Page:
Note the trimmed and shaped forearm plate in the background.

Stay tuned.

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~ vonnor

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I cut out 4 pieces of fiberglass cloth in the shape of the mold, and this morning laid them on with a couple rondo coats to top it all off. Had some difficulty with the Bondo mix and it started to gunk up real bad. But when in doubt, throw another layer on there. You can always sand it off.

She's kinda ugly on the surface, but underneath she's a beauty. :D

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~ vonnor

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See? A beauty. :)

Just a few battle-damage pock marks, but those will fill in with plastic model putty. Next up is the elbow guard edge trim and the magnetic closure system. I'll probably do that at the 501st armor party next Saturday.

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~ vonnor

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Three puzzle pieces. Just add magnets.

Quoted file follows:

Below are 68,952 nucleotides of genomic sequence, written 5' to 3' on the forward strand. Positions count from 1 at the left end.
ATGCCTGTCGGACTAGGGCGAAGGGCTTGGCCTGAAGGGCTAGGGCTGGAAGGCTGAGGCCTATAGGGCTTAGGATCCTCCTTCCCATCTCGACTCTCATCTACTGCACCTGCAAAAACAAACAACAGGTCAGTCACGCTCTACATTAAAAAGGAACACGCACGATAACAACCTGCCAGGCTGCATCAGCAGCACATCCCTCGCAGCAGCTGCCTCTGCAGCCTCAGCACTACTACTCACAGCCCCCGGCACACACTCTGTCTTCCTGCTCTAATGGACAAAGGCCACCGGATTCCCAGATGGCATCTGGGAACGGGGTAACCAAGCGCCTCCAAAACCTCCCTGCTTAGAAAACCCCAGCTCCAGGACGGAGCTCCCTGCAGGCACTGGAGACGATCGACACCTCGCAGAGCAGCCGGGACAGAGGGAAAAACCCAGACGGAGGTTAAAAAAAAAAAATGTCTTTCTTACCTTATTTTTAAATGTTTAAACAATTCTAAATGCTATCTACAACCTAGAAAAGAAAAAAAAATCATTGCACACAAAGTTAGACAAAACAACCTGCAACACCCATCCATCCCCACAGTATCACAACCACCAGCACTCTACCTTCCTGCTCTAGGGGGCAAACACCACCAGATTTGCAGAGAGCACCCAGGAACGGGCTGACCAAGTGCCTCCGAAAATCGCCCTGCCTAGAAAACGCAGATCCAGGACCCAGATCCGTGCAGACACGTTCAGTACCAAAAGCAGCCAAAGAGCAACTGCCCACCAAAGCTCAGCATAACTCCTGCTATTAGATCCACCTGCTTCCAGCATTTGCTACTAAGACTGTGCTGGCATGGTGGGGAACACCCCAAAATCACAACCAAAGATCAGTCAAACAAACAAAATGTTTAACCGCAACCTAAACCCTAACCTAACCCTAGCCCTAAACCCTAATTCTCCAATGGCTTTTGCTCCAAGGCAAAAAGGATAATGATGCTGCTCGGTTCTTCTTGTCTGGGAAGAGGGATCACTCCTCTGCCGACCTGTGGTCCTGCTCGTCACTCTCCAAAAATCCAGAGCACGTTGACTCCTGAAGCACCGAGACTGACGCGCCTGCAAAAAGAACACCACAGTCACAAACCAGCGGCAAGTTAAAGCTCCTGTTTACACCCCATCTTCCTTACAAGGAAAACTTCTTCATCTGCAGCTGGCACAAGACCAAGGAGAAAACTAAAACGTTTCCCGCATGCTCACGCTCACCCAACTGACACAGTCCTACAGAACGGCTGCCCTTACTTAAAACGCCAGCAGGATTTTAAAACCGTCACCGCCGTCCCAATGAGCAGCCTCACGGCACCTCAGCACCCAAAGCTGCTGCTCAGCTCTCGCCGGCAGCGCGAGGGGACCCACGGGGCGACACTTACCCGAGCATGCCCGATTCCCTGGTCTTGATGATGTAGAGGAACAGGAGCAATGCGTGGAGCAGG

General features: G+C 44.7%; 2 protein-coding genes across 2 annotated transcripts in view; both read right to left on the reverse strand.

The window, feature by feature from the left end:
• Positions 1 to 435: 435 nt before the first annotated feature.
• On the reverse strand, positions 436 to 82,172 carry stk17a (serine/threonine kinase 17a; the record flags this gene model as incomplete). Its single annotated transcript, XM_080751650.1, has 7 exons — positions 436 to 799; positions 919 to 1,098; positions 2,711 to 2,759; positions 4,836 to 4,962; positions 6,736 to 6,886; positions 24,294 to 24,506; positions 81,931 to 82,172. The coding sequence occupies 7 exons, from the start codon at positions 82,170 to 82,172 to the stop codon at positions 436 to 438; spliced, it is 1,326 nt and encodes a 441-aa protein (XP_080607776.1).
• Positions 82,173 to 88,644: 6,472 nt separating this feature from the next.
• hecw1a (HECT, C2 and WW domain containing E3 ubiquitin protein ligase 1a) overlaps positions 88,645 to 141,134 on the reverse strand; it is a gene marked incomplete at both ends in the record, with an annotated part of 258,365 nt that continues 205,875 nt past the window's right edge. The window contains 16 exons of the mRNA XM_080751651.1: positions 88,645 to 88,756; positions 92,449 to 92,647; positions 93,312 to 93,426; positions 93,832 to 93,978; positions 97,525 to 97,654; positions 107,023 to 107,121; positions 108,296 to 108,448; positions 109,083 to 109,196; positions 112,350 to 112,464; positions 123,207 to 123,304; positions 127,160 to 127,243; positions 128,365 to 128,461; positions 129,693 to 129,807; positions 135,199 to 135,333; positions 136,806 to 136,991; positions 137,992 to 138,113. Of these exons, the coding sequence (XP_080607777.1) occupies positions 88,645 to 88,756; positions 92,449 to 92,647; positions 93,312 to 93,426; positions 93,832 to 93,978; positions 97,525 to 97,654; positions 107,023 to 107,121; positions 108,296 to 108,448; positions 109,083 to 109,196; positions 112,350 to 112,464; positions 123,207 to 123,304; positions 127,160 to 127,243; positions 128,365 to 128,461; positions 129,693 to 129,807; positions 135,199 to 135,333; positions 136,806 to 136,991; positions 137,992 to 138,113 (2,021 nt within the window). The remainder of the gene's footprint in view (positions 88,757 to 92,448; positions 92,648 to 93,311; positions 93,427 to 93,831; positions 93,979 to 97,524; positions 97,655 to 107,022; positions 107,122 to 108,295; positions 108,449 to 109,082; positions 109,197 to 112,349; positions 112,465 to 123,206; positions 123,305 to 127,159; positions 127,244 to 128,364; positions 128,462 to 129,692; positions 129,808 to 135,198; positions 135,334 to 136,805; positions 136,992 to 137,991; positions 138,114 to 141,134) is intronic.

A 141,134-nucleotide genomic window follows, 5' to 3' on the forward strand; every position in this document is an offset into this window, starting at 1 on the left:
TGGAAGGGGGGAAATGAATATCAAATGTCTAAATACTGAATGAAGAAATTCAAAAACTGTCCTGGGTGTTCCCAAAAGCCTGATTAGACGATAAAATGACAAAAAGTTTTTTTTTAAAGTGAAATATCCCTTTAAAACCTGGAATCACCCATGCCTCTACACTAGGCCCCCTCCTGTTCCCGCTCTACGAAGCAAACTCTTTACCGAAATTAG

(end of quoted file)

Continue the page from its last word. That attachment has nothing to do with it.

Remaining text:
The squares will be milled out and 1/2" x 3/8" round neo-D magnets glued in the holes. 1/2" x 1/8" mates to these will be glued on the galvanized strip that's attached to the elbow guard. The other sintra pieces are guides that mesh with the edge trim on the main assembly and keep everything locked tight. This is the same closure system that was used for the left vambrace.

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I hope to have this ready to prime and test at the 501st armor party on Saturday.

~ vonnor

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Left one on the right, right one on the left. Symmetry is pretty good. The magnetic closure is in place but the glue has to set up before I can take it apart. I put epoxy filler on all the edges as well.

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~ vonnor

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Here is a rough cut of the right wrist clip sculpt. I still have to adjust the alignment a bit and smooth out the surfaces and edges. Just wanted to get the basic shape and volume on there. Shooting for fiberglass rigid model this weekend.